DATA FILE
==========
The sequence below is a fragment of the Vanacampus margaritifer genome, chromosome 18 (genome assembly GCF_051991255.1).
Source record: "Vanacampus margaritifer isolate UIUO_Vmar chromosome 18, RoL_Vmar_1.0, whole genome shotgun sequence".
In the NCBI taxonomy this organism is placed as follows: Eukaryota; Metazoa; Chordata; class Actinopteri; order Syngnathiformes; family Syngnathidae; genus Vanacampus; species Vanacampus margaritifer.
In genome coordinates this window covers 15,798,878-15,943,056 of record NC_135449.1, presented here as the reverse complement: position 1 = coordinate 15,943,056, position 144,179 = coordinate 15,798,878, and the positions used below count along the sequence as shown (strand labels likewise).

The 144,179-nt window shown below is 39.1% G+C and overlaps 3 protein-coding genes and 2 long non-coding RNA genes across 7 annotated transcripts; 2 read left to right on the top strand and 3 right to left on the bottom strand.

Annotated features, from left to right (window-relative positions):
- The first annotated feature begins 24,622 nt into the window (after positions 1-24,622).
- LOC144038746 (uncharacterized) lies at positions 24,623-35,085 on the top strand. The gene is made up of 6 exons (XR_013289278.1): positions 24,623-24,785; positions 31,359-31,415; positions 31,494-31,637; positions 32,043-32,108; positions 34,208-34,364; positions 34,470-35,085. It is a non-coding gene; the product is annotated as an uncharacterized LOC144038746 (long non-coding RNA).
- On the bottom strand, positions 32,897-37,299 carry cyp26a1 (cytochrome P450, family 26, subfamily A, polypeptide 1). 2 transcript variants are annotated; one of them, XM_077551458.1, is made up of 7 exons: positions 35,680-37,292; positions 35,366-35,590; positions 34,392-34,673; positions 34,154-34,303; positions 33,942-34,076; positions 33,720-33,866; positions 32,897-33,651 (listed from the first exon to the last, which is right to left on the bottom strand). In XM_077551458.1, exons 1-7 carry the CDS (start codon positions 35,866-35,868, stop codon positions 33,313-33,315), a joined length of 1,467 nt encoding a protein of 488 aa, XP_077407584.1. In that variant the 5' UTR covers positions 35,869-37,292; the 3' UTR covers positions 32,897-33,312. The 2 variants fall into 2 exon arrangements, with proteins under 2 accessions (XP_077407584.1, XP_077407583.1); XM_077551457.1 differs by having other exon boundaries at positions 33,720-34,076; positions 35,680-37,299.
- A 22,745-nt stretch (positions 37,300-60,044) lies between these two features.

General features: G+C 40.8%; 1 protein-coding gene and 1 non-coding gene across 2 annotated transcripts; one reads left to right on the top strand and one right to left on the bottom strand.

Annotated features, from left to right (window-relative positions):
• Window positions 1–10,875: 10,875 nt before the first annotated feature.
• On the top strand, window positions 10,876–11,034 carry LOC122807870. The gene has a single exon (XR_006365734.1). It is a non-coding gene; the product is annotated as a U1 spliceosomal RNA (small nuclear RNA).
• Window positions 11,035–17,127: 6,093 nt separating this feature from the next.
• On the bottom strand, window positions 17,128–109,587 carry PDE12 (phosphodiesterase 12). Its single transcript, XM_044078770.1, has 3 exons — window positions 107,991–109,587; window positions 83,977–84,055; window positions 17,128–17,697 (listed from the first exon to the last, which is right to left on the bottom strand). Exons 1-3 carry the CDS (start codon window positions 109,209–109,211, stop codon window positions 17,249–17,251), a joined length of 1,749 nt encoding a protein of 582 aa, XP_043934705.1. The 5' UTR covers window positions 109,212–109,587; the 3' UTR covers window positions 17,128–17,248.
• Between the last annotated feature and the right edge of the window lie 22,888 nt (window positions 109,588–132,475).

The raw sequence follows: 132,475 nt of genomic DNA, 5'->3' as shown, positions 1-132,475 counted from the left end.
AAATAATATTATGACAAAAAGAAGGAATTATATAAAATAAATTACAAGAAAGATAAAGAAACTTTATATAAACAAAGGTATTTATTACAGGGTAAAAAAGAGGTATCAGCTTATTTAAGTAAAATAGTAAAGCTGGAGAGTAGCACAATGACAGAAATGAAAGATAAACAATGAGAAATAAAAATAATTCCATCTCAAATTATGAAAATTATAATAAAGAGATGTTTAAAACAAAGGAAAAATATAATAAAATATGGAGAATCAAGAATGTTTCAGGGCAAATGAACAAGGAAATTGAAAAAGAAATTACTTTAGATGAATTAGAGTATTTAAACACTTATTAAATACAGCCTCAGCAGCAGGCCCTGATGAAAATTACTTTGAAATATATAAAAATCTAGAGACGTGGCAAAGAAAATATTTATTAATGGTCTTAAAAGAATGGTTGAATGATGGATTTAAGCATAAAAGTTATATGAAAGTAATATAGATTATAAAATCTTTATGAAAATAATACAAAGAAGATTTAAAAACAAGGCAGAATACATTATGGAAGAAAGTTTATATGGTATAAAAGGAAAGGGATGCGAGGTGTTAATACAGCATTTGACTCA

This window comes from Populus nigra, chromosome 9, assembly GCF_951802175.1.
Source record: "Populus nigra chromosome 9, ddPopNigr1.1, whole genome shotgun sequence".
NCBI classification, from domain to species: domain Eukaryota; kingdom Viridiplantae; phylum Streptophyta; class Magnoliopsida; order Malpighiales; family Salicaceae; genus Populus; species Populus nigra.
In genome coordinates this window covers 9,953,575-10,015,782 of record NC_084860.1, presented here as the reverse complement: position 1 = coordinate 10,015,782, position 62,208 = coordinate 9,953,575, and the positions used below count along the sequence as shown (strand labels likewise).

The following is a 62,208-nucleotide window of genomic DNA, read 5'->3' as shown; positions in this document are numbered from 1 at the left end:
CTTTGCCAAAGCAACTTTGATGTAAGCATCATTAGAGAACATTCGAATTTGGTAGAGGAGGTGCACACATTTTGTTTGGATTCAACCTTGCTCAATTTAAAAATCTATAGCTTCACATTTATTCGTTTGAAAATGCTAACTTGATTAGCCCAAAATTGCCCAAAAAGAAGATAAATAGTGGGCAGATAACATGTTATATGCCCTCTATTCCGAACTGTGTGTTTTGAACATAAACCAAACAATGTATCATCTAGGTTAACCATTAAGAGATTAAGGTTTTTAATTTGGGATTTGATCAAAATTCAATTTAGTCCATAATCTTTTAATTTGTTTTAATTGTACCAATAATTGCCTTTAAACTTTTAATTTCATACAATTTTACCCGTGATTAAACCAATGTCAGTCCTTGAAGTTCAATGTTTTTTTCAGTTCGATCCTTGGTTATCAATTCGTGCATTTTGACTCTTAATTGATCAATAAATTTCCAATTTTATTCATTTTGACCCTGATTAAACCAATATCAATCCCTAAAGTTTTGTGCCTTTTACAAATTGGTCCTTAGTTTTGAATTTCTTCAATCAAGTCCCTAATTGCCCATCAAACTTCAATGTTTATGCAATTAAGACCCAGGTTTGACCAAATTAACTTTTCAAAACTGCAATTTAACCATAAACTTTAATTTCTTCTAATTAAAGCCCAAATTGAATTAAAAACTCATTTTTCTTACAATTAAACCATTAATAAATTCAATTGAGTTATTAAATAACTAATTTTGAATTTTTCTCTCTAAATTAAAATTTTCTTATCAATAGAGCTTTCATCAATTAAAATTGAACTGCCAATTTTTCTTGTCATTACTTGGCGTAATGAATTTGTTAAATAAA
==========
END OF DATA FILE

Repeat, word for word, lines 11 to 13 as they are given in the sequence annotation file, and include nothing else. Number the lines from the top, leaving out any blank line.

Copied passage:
General features: G+C 40.8%; 1 protein-coding gene and 1 non-coding gene across 2 annotated transcripts; one reads left to right on the top strand and one right to left on the bottom strand.

Annotated features, from left to right (window-relative positions):
• Window positions 1–10,875: 10,875 nt before the first annotated feature.